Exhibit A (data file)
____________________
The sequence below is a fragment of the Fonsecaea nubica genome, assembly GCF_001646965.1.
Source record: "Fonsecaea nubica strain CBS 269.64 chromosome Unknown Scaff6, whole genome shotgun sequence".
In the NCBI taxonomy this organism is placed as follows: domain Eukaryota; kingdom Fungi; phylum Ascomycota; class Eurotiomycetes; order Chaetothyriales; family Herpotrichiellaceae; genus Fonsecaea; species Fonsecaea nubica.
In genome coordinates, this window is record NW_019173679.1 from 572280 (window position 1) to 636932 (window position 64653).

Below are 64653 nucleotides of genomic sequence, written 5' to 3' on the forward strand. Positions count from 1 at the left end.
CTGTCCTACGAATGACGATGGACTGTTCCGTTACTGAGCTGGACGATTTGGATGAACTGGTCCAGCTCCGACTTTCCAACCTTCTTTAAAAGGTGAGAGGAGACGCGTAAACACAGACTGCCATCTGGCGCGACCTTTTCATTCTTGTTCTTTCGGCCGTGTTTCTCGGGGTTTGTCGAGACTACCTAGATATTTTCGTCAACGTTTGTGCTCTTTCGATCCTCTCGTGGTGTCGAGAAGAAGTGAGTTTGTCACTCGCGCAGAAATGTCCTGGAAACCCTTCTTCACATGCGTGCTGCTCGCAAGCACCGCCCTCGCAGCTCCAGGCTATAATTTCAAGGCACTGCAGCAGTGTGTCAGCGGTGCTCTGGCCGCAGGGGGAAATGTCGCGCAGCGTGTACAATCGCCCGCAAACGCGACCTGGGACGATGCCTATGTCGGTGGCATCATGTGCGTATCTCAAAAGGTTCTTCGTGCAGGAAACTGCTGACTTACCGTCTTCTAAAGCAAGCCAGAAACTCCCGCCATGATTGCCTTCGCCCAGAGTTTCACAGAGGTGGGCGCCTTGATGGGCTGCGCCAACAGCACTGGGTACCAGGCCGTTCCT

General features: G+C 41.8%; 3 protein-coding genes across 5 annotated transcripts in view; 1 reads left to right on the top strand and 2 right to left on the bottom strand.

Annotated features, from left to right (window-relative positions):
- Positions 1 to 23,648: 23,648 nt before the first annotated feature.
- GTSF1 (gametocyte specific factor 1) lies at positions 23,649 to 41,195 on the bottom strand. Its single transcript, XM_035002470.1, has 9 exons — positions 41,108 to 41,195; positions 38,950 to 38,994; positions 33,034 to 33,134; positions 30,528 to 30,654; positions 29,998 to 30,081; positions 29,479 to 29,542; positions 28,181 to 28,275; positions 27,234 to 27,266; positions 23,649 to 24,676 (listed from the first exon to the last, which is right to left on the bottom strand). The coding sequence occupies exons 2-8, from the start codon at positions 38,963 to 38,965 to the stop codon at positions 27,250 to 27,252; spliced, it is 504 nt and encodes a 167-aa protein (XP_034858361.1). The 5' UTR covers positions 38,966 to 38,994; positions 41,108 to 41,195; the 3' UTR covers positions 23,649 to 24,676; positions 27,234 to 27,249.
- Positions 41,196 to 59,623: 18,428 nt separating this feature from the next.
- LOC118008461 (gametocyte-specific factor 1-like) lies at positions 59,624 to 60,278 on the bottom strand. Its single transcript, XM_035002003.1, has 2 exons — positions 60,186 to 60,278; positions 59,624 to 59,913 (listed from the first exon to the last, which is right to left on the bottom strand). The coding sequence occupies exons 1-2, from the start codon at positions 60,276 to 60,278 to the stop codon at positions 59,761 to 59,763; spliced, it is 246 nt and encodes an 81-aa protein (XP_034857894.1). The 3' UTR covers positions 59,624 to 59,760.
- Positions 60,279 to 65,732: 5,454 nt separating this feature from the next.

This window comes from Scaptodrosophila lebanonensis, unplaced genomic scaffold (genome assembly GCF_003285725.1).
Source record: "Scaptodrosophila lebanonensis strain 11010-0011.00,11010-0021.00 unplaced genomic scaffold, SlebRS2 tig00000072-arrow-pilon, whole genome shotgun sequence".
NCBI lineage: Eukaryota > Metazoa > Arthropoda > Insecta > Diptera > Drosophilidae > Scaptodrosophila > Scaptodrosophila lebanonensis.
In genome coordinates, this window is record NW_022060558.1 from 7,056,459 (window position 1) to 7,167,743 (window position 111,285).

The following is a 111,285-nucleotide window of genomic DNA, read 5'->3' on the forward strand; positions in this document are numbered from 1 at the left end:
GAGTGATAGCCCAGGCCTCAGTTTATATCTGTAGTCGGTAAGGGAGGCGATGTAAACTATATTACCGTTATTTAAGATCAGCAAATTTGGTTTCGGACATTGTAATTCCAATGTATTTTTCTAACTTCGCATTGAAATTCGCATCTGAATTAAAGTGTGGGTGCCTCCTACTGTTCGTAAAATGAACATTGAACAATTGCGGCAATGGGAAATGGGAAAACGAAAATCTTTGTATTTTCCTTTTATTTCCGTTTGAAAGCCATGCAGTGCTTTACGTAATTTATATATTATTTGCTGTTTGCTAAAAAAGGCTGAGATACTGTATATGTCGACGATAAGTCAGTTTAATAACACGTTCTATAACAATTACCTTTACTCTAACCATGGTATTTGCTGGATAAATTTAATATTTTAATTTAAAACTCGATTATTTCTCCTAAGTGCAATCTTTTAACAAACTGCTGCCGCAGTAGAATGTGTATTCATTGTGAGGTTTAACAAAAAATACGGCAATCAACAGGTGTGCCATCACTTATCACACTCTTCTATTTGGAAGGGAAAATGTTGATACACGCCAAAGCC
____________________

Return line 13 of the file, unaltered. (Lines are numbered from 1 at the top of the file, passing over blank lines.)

- Positions 60,279 to 65,732: 5,454 nt separating this feature from the next.